But if you find yourself in a relationship? You’ve properly derailed the student gravy train. People look at you with a weird expression that’s half disbelief and half pity. What could possibly be wrong with you that you’d voluntarily give up your UNAY experience? You’d have to be an idiot. However, with respect to those who believe that relationships at university are a waste of time , they have a lot to be said for them. In fact, the way that relationships at university have almost become stigmatized in their own way is quite reflective of general university culture and the university experience as a whole. Without wanting to sound like your dad, university is probably the best place that offers you a chance to grow as a person. You succeed and you fuck up, but you do it all on your own terms. So if you go through university living within a set of social parameters and guidelines that prioritise booze and fucking strangers, how much are you actually going to get out of it? Chances are you’ll still be the same immature dickbag you were when you arrived, only with a few more STIs. It’s pretty true that you tend to grow up faster in a relationship because your girlfriend or boyfriend slowly manages to get you to stop doing most of your annoying shit. Good relationships make you a better person, and your goal at the end of university should be to become a better and more complete person at the end than you were in the beginning. With a degree. Hopefully.

Cartoon drawing of a girl and boy speaking to each other through a line

“I’m in a long-distance relationship.”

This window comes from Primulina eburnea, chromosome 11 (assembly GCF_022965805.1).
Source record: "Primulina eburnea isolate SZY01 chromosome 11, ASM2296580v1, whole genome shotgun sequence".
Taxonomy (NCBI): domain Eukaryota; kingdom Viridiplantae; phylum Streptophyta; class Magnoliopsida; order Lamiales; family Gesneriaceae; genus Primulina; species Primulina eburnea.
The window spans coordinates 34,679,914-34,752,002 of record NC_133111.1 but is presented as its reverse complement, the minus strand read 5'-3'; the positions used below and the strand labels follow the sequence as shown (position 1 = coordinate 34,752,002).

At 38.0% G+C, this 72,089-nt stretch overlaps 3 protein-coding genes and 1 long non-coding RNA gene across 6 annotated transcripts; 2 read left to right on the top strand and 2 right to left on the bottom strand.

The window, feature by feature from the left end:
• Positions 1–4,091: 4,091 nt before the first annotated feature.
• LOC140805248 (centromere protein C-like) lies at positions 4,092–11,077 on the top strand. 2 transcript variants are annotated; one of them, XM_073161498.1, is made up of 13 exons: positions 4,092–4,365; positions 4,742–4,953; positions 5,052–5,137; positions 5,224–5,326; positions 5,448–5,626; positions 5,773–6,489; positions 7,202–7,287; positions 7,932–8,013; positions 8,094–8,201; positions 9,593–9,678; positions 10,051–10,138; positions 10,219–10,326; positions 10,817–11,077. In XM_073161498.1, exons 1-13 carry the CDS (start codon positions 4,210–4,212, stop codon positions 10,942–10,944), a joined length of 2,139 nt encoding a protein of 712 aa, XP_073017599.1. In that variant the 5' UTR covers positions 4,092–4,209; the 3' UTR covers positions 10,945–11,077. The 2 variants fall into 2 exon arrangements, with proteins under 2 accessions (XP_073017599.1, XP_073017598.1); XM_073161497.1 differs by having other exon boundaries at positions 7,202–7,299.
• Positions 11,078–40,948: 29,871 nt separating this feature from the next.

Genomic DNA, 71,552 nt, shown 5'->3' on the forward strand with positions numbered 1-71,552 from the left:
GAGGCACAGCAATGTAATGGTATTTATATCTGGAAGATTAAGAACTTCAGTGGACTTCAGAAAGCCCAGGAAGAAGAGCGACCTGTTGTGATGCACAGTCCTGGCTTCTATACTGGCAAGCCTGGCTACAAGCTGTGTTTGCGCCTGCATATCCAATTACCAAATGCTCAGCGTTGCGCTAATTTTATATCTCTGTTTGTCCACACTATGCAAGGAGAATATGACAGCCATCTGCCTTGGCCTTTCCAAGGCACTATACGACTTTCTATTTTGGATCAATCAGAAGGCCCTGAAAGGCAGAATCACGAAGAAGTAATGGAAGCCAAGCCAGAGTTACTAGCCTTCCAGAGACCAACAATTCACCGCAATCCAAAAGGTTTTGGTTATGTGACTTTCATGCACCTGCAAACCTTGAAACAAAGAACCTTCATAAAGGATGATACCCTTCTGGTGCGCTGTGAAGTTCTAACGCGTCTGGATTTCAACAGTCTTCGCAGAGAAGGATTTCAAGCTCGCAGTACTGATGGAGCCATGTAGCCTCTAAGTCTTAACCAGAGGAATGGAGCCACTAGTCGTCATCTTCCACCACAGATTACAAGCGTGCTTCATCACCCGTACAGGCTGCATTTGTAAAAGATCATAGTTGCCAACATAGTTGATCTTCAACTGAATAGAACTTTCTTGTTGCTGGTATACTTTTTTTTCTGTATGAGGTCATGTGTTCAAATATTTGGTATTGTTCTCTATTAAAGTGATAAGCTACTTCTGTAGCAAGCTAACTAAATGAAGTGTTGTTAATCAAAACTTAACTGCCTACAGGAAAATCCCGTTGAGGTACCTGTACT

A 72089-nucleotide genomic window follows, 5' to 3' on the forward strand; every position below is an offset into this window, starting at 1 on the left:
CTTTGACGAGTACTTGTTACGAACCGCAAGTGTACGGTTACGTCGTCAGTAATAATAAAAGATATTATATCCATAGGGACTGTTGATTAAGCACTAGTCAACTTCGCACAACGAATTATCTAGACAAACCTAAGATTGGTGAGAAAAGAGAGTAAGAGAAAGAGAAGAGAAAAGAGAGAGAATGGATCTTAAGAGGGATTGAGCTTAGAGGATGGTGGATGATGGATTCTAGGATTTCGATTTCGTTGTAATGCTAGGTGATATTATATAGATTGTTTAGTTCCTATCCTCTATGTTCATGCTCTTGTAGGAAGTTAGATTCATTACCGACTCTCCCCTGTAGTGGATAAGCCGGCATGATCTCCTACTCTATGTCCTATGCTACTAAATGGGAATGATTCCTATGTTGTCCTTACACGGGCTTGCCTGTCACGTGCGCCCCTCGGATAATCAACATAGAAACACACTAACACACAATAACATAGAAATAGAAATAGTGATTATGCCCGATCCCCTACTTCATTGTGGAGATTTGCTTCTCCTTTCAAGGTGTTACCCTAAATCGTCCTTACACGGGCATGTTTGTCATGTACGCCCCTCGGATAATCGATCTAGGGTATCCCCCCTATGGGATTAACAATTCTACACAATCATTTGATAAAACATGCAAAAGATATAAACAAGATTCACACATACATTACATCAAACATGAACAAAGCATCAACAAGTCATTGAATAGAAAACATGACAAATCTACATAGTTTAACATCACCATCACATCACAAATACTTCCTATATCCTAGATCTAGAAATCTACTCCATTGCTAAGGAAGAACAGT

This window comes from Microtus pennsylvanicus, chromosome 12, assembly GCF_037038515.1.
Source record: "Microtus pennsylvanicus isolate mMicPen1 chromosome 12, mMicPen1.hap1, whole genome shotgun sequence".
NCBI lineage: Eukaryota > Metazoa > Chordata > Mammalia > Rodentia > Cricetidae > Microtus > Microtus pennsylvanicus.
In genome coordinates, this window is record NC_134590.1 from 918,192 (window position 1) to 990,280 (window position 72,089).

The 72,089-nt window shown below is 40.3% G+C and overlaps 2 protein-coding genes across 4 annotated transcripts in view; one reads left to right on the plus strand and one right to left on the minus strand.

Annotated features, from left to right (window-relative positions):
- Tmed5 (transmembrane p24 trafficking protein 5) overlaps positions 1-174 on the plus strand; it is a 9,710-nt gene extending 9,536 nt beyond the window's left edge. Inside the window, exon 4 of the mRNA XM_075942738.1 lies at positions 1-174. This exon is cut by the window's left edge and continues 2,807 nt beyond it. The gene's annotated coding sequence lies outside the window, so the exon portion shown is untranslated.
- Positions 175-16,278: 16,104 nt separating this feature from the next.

This is probably the most common worry among freshers’ for quite a few reasons, and although it’s not limited to them, students who have been in this situation for a year tend to be less worried because they know how to make it work. The majority of these worries boil down to the one question, “How can I make this work?” Look, long-distance is the worst. I won’t even bother debating that, because it’s obviously true. Nobody in any sort of healthy relationship says to themselves, “Hey, you know what’d make this better? Moving miles apart, only seeing each other every other weekend, and surrounding ourselves with single people and Jägerbombs!” Some couples break-up before term even starts, because they know it’s a lot of effort to keep things the same. Which they won’t be, by the way. It’s difficult go from seeing a person nearly every day to only seeing them whenever you’ve both got time and money. Which is like, never. If you accept the realities of being in a long-distance relationship, it becomes a lot easier to deal with. Of course it entirely hinges on how secure you think your relationship is. If you think that you’re with THE ONE and you’ll never find THE ONE ever again and you’ll go to the end of the earth for THE ONE and THE ONE would do exactly the same for you because they think you’re THE ONE too, then fine. If you met them a month ago in McDonalds after a night out, and only meet up every so often just to make sweet McLovin you should probably consider things a bit more carefully. Either way, don’t believe people when they say long-distance relationships can’t work at university. They can, and they do, for lots of people. Just be realistic about how much work they take.